Ghouls ‘n’ Ghosts

As a kid, I played a lot of Ghouls ‘n’ Ghosts on Genesis and eventually, Super Ghosts ‘n’ Goblins on SNES. For what my brain remembers as an entire summer, I would sit on the floor at my friend Andy’s house and we’d hot seat our way through the game for hours at a time. When we needed a break, his mom would make us toasted peanut butter sandwiches and ramen noodles. When we finished eating, we’d return to the game.

The game was perfectly tuned for masochist elementary schoolers:

  • Difficult as all heck. I don’t know how much of this was the limited options we had, but both of us gravitated towards more difficult games and genres (we also couch co-oped a lot of SHMUPS). The game was so difficult that Andy and I each had our own specialties and we’d swap the controller for different sections of a level. A difficult platforming section with moving platforms? Andy will handle that. That super awkward double-jump that’s easy to miss? That one’s on me.
  • Absolutely stupid humor. Your character gets knocked into his underwear when he’s hit, and sometimes gets turned into a duck.
  • Badass soundtrack. I’m sure purists have thoughts, but we played mostly on the Genesis, and the Genesis sound chip was wonderful, quirky, and better than anything else out there.

I don’t think it ever bothered us that when you “beat” the game, it trolls you with a false ending and sends you back to the beginning, forcing you to do the entire thing again. Hell, trolling the player was so common in that era, I don’t even remember noticing it did that. We probably just assumed that was the game’s ending.

Next week, the series is coming back with a new game, Ghosts ‘n’ Goblins Resurrection. So, naturally I’m sitting here this morning thinking about nostalgia.

Nostalgia is a powerful thing. It makes us buy things, do things, and for many, defines how see the world. I’ve always tried to actively question my own nostalgia—not in the “is it really a good idea to listen to this stupid Blink 182 album of my youth” way—but in a “am I being sold something I do not want,” kind of way. This makes me insufferable to be around anytime something comes back. I will carry on being insufferable for the rest of this post, so consider this your warning.

Nostalgia marketing and pandering has been going on for ages, but my generation has a particularly acute case of it. After all, we were the first generation that could readily re-live our youth through the portal of the internet throughout our 20s and 30s in a way that no generation before us could. Getting drunk and looking on eBay for old TMNT toys was a rite of passage, and the rise and spread of video game emulation in the ‘00s made it easier than ever to play the video games of our youth. As these things tend to do, this has lead to all sorts of toxicity, like gatekeeping, where (usually white, male) nerds on the internet block others from enjoying the same things they like, or feel the need to one-up everyone else with their absolutely moronic knowledge of some esoteric topic that no one else gives a shit about.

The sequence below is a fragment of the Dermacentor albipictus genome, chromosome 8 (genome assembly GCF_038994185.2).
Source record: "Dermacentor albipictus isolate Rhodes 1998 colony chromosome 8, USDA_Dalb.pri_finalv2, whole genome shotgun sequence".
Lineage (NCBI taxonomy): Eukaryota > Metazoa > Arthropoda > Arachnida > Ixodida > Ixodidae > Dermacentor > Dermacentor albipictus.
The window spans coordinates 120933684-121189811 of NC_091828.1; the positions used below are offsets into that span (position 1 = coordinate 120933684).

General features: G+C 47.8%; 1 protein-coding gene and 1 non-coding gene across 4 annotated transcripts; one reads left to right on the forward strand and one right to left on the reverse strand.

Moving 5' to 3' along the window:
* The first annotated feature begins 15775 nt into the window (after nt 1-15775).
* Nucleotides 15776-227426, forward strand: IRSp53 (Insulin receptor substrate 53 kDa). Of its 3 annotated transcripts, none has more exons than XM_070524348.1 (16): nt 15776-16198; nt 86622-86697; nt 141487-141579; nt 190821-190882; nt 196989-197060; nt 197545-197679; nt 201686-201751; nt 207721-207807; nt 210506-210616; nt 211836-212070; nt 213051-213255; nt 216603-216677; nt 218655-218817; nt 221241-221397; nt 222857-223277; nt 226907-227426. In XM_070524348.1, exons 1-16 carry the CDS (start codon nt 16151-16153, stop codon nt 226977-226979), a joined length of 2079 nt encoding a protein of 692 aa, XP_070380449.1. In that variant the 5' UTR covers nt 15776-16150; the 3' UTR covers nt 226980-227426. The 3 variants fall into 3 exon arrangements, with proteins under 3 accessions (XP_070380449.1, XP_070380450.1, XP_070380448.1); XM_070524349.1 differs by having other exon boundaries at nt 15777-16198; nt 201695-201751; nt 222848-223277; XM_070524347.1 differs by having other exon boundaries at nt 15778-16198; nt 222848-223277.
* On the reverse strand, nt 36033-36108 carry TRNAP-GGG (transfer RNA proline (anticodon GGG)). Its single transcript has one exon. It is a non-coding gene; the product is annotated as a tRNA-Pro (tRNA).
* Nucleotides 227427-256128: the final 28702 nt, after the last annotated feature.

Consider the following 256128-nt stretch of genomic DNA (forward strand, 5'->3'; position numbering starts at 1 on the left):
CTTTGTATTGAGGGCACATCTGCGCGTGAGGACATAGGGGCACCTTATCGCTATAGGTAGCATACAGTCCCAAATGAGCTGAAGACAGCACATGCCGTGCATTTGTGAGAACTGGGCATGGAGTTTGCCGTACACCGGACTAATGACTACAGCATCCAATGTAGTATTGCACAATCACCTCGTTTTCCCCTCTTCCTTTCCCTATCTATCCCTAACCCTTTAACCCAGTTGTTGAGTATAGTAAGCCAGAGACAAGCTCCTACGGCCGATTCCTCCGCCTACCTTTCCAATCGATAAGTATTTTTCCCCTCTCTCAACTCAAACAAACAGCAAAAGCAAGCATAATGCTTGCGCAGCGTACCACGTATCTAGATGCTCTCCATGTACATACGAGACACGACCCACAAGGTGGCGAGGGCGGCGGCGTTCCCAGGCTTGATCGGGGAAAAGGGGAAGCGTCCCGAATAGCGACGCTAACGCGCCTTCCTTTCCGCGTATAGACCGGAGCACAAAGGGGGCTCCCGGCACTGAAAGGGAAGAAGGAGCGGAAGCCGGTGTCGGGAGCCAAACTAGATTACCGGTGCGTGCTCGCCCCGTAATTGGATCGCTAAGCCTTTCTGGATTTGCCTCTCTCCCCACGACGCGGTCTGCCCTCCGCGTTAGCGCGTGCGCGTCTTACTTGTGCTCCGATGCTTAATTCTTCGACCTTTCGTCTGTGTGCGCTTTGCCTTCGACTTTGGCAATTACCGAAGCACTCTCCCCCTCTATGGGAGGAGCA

Of course, every generation and person is nostalgic for something. Almost exactly one year ago—the last time I travelled before the pandemic hit—I visited my grandparents in Ohio. My grandma’s been having memory issues, but she remembers her youth very clearly. Her face would light up when she talked about getting a single piece of candy at a local store from the mean clerk. Or playing in the nearby fields. It was the small, private moments that she remembered most clearly.

In contrast, sometimes I feel like everyone my age (myself including) talks about their youth through the brands and properties they loved. We’ve never been able to let the dead stuff of our youth go because it’s never gone away.

Ahem. Sorry, had a case of old man yells at sky with a side of back in my day. 

Look, I’m not here to yuck anyone’s yum, art has whatever value we want to assign to it, and everyone gets to do that on their own. Saying there are no new ideas in media isn’t a new idea, and ignores the original art that comes out every single day. But that can be true while also acknowledging that brands will milk our nostalgia until we’re totally dried out, our pockets empty and our brains permanently tinted rose. I suppose what bums me out most is how much money is involved in all of it.

In any case, I’m sitting here, foot firmly planted in mouth, looking back at my childhood playing Ghouls ‘n’ Ghosts—likely misremembering all sorts of details—and looking forward to Ghosts ‘n’ Goblins Resurrection. I plan on getting myself a (toasted) peanut butter sandwich, and dying over and over and over again.

Currently reading: The Shadow of the Wind by Carlos Ruiz Zafón and What Doesn’t Kill You by Tessa Miller

Currently watching: Behind Her Eyes

Recently watched: I Care a Lot (⭐️⭐️⭐️⭐️⭐️)

Currently listening: Radiohead The King of Limbs